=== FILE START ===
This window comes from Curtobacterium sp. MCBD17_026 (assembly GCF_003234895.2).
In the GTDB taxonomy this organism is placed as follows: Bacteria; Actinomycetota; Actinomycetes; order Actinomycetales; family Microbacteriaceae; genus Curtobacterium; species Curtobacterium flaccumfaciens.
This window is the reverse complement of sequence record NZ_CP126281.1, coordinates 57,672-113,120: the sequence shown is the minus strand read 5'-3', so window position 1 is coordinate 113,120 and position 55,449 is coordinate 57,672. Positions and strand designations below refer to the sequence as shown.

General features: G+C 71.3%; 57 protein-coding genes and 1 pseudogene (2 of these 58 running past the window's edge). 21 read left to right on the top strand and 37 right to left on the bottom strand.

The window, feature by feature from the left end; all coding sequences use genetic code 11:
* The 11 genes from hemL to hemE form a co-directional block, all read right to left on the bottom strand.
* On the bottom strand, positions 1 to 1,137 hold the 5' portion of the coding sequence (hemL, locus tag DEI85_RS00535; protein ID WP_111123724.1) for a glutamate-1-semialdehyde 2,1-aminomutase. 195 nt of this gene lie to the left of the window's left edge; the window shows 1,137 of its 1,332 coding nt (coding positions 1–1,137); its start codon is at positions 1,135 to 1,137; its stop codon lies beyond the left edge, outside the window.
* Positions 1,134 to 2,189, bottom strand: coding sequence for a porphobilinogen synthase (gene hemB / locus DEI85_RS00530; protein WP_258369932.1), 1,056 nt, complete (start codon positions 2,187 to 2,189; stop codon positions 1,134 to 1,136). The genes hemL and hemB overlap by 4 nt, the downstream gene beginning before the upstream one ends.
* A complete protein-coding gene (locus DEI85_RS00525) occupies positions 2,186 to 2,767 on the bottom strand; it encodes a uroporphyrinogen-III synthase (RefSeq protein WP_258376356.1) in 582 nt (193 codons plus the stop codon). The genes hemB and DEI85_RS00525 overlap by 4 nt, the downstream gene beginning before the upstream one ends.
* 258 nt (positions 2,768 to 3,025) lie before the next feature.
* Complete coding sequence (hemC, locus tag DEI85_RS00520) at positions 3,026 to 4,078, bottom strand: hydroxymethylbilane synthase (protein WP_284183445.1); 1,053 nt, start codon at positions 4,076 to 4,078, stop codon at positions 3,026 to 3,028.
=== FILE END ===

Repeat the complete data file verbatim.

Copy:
This window comes from Curtobacterium sp. MCBD17_026 (assembly GCF_003234895.2).
In the GTDB taxonomy this organism is placed as follows: Bacteria; Actinomycetota; Actinomycetes; order Actinomycetales; family Microbacteriaceae; genus Curtobacterium; species Curtobacterium flaccumfaciens.
This window is the reverse complement of sequence record NZ_CP126281.1, coordinates 57,672-113,120: the sequence shown is the minus strand read 5'-3', so window position 1 is coordinate 113,120 and position 55,449 is coordinate 57,672. Positions and strand designations below refer to the sequence as shown.

General features: G+C 71.3%; 57 protein-coding genes and 1 pseudogene (2 of these 58 running past the window's edge). 21 read left to right on the top strand and 37 right to left on the bottom strand.

The window, feature by feature from the left end; all coding sequences use genetic code 11:
* The 11 genes from hemL to hemE form a co-directional block, all read right to left on the bottom strand.
* On the bottom strand, positions 1 to 1,137 hold the 5' portion of the coding sequence (hemL, locus tag DEI85_RS00535; protein ID WP_111123724.1) for a glutamate-1-semialdehyde 2,1-aminomutase. 195 nt of this gene lie to the left of the window's left edge; the window shows 1,137 of its 1,332 coding nt (coding positions 1–1,137); its start codon is at positions 1,135 to 1,137; its stop codon lies beyond the left edge, outside the window.
* Positions 1,134 to 2,189, bottom strand: coding sequence for a porphobilinogen synthase (gene hemB / locus DEI85_RS00530; protein WP_258369932.1), 1,056 nt, complete (start codon positions 2,187 to 2,189; stop codon positions 1,134 to 1,136). The genes hemL and hemB overlap by 4 nt, the downstream gene beginning before the upstream one ends.
* A complete protein-coding gene (locus DEI85_RS00525) occupies positions 2,186 to 2,767 on the bottom strand; it encodes a uroporphyrinogen-III synthase (RefSeq protein WP_258376356.1) in 582 nt (193 codons plus the stop codon). The genes hemB and DEI85_RS00525 overlap by 4 nt, the downstream gene beginning before the upstream one ends.
* 258 nt (positions 2,768 to 3,025) lie before the next feature.
* Complete coding sequence (hemC, locus tag DEI85_RS00520) at positions 3,026 to 4,078, bottom strand: hydroxymethylbilane synthase (protein WP_284183445.1); 1,053 nt, start codon at positions 4,076 to 4,078, stop codon at positions 3,026 to 3,028.